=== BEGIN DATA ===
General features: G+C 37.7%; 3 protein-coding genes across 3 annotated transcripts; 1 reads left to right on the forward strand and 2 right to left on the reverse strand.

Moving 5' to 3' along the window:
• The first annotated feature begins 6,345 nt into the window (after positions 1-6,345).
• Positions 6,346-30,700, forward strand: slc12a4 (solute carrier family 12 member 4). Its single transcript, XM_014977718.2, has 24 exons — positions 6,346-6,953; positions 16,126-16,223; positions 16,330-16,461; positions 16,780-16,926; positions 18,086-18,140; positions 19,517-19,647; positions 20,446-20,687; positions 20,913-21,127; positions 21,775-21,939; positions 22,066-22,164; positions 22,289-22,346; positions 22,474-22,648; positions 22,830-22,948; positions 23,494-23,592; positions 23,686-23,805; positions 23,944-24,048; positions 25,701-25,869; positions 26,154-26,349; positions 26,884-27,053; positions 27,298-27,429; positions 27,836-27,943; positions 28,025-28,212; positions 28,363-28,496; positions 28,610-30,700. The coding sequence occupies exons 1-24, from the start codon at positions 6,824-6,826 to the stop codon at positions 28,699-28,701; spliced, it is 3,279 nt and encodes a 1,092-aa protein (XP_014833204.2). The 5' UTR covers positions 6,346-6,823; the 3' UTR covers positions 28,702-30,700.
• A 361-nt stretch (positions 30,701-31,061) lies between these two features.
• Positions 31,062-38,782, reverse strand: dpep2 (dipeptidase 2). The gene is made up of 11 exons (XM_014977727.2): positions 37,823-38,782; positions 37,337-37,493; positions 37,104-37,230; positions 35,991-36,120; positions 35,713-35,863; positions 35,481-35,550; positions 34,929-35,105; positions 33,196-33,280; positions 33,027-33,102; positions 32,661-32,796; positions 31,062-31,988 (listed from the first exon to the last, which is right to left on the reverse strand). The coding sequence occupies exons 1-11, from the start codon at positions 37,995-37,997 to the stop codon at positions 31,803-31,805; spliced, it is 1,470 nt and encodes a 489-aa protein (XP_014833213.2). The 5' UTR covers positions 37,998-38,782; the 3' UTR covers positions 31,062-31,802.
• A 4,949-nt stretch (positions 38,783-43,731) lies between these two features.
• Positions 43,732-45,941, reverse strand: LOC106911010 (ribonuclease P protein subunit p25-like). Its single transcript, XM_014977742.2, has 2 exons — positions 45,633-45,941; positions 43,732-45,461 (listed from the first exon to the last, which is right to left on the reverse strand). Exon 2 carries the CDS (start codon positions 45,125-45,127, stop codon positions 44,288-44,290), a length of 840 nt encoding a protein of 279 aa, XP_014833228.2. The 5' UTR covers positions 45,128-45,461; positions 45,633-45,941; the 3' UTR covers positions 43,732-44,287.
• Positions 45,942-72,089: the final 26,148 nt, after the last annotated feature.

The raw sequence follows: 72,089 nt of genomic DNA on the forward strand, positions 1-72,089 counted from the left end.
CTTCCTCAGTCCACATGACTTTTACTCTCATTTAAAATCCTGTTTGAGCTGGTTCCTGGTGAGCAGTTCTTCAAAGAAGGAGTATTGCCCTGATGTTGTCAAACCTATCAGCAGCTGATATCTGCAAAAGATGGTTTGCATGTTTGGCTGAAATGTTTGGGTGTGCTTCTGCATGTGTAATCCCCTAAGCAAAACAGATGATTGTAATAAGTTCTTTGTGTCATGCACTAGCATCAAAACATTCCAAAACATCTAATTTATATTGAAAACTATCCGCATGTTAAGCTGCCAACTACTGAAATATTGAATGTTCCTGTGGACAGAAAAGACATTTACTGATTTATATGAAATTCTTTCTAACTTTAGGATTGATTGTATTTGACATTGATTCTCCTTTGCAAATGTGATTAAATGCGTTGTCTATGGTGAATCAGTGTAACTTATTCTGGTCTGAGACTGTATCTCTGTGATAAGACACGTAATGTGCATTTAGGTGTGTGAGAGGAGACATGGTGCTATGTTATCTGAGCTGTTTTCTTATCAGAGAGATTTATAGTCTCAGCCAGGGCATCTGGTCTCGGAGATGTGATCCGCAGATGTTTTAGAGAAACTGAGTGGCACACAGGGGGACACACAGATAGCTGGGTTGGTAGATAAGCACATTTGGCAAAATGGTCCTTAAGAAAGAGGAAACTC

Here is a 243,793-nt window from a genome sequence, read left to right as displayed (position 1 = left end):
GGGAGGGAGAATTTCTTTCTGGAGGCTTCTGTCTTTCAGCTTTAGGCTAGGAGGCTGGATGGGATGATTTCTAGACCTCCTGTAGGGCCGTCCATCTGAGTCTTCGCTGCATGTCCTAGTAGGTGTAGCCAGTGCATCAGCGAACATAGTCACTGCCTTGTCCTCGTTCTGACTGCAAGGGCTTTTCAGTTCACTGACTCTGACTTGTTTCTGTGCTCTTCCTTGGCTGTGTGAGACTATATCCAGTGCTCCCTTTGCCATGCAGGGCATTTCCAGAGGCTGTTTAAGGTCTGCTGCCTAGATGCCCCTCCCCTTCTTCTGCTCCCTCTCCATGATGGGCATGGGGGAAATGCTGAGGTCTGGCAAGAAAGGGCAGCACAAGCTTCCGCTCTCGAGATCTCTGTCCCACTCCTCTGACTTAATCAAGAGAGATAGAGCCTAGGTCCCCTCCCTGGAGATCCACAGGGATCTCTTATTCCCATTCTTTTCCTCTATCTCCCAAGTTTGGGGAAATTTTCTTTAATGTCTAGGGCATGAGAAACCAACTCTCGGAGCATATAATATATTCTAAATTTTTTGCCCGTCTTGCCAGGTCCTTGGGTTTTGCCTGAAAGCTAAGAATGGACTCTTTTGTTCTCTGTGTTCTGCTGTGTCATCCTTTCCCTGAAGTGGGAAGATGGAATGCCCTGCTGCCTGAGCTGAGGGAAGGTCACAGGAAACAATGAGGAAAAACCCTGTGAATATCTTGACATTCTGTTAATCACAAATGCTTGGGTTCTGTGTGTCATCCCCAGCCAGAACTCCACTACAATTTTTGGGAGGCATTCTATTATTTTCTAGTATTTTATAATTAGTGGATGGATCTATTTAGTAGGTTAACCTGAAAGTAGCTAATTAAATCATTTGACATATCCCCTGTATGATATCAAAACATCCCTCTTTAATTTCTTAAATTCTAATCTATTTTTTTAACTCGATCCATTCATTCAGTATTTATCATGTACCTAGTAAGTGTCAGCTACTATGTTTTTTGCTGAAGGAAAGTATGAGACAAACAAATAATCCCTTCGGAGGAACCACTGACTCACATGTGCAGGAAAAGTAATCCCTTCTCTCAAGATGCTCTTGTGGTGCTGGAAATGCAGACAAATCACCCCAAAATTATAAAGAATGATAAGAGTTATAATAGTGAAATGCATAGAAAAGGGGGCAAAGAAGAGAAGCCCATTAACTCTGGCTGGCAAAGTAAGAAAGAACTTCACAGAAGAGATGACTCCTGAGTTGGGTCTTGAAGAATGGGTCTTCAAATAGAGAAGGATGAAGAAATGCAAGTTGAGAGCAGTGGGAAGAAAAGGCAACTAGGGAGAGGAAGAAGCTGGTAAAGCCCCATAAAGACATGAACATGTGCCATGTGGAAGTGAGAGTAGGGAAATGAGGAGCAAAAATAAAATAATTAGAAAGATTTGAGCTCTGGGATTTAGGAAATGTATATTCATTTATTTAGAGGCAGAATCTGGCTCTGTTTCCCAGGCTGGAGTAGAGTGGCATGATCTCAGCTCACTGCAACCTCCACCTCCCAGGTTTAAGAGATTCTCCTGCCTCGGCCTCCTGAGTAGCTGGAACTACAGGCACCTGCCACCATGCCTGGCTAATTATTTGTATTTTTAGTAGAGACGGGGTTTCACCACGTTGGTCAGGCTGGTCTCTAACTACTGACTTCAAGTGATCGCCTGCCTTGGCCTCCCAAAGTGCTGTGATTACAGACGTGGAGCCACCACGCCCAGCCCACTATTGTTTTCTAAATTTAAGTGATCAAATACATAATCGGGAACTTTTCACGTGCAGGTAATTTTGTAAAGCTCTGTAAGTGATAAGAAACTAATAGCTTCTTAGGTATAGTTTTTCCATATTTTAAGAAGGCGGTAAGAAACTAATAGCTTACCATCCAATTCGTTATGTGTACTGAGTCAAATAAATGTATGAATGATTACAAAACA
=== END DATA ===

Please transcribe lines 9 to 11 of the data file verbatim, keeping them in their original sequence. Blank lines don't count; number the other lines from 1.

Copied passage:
• Positions 45,942-72,089: the final 26,148 nt, after the last annotated feature.

The raw sequence follows: 72,089 nt of genomic DNA on the forward strand, positions 1-72,089 counted from the left end.
CTTCCTCAGTCCACATGACTTTTACTCTCATTTAAAATCCTGTTTGAGCTGGTTCCTGGTGAGCAGTTCTTCAAAGAAGGAGTATTGCCCTGATGTTGTCAAACCTATCAGCAGCTGATATCTGCAAAAGATGGTTTGCATGTTTGGCTGAAATGTTTGGGTGTGCTTCTGCATGTGTAATCCCCTAAGCAAAACAGATGATTGTAATAAGTTCTTTGTGTCATGCACTAGCATCAAAACATTCCAAAACATCTAATTTATATTGAAAACTATCCGCATGTTAAGCTGCCAACTACTGAAATATTGAATGTTCCTGTGGACAGAAAAGACATTTACTGATTTATATGAAATTCTTTCTAACTTTAGGATTGATTGTATTTGACATTGATTCTCCTTTGCAAATGTGATTAAATGCGTTGTCTATGGTGAATCAGTGTAACTTATTCTGGTCTGAGACTGTATCTCTGTGATAAGACACGTAATGTGCATTTAGGTGTGTGAGAGGAGACATGGTGCTATGTTATCTGAGCTGTTTTCTTATCAGAGAGATTTATAGTCTCAGCCAGGGCATCTGGTCTCGGAGATGTGATCCGCAGATGTTTTAGAGAAACTGAGTGGCACACAGGGGGACACACAGATAGCTGGGTTGGTAGATAAGCACATTTGGCAAAATGGTCCTTAAGAAAGAGGAAACTC